Listen: Think a tedious job interview process is the norm? It doesn't have to be.
Have you read the recent article in Vox about the realities of today's job interview process? It paints a rather alarming picture—interview assignments so comprehensive that they amount to working for free, seven rounds of interviews culminating in an impersonal rejection email, forgetting to even inform a finalist candidate that they didn't get the job.
That's not to say that managers don't have the right to be selective when hiring a new employee. But these kinds of experiences send some very clear signals to candidates—that many employers aren't clear on what they're looking for, they're not confident in their hiring decisions, and they don't really care about candidates.
Think about it this way. The person you eventually bring on board will experience your hiring process, good or bad, as the first impression of your company. Some people may chalk it up to the cost of getting a new job these days. Others, particularly the most in-demand talent, may bow out of the hiring process or even decline an offer if their experience was negative.
How can we design a more effective hiring process? A better hiring process is one that is more efficient, effective, and fair. The process should be designed to identify the best candidates for the job, and be conducted in a way that is respectful and considerate of the candidates.
Making your interview process a positive one isn't necessarily difficult. It just takes a bit of planning and thoughtfulness to get it right. Here's how:
Get clear on what you're looking for and how to assess it
Make sure your job description accurately reflects who you need
- Be reasonable about the required skills and experience for the position.
- Include the soft skills that are critical to success in the role.
- Understand the competencies your company prioritizes and make sure they are reflected in the job description as well.
Design your interviews to vet candidates against that job description
- Create a structured interview guide around the job description that evaluates the skills, experience, and competencies of each candidate.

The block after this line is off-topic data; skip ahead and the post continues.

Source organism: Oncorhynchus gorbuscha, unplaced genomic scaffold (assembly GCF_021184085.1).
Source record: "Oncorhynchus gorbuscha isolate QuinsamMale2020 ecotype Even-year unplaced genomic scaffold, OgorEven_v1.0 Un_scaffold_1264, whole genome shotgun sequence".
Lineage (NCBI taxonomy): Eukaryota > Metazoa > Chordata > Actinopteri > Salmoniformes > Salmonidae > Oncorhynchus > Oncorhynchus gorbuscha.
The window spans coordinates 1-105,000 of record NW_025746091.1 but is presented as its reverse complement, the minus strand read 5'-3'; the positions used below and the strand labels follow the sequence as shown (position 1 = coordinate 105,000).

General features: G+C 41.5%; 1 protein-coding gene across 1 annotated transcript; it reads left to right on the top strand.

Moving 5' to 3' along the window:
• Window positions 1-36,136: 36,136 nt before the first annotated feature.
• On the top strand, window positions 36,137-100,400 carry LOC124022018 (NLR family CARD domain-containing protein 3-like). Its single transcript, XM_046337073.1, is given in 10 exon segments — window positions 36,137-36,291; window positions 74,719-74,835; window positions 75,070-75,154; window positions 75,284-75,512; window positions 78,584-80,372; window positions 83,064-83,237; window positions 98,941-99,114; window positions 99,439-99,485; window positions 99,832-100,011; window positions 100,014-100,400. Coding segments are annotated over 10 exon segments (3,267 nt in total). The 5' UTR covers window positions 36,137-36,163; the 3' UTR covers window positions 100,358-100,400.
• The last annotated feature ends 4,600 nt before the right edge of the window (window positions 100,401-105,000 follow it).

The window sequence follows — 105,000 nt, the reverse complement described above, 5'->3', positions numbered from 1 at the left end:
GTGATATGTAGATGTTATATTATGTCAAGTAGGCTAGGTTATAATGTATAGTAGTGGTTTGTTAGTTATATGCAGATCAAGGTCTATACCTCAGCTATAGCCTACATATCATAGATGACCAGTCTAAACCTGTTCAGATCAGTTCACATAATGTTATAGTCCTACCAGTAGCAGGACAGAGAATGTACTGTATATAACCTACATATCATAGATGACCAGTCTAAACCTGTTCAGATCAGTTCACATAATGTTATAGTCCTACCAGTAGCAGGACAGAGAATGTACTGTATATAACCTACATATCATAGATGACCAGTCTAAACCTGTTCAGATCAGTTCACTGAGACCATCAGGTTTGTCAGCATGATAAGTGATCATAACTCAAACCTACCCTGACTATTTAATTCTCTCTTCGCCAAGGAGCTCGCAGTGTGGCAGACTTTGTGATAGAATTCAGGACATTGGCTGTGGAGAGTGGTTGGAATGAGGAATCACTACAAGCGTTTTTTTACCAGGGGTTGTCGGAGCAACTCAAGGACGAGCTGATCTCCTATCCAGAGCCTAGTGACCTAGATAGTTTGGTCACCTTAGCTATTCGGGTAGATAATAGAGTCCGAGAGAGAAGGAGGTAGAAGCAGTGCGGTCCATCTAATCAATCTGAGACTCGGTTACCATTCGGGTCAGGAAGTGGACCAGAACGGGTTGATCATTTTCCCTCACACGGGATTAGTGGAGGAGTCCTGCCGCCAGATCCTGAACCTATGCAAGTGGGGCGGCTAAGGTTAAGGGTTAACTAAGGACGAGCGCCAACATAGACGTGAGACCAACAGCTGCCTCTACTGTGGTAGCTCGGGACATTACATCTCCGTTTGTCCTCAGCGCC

- Use behavioral interview questions to help you predict a candidate's future performance.
- Consider panel interviews, which give everyone on the hiring committee access to the same information about each candidate.
Put yourself in your candidates' shoes
Be respectful of the candidates' time and efforts
- Before interviews begin, get commitment from those on the hiring committee that they'll be flexible and move other meetings to accommodate the candidates' schedules.
- Use scheduling tools like Calendly or GoodTime to minimize back-and-forth coordination of multiple calendars.
- Don't reschedule interviews unless absolutely necessary.
- Try scheduling multiple rounds of interviews with promising candidates over a short timeframe—say one to two weeks—so you can make a hiring decision quickly and let other candidates move on.
- Work assignments can be a valuable part of the interview process. They can help employers to assess a candidate's skills and abilities, and they can also give candidates a chance to showcase their work. However, it is important to use work assignments in a fair and ethical way. Employers should not use work assignments as a way to get free labor from candidates. They should also make sure that the work assignments are appropriate in size and relevant to the job that is being applied for.
- Don't continue to interview someone if you are not serious about their candidacy.
- Promptly inform candidates when you've decided not to move forward. And make your outreach appreciative and personal. No form emails!
- Time box any skills assessments or assignments and keep them hypothetical when possible.
Make your interviews more inclusive
- Make sure you have a diverse group of interviewers on your hiring committee, particularly if you're using panel interviews.
- If your interviews are in person, use the elevator, not the stairs. You don't know a candidate's physical abilities and shouldn't make assumptions.
- Take the pressure off candidates to answer right away. Something like, “feel free to take a minute to think before you respond,” creates space for neurodiverse candidates to formulate what they want to say.
- Schedule breaks and adequate time to transition from room to room (or video chat to video chat).
So next time you're hiring for your team, ask yourself: Am I clear on who I'm looking for? Is my interview process actually helping me find them? And am I prioritizing the candidates along the way? Reflecting on these questions and being intentional about how you interview helps create a great experience for your candidates (and future employees).
Down with culture fit! Long live culture add!
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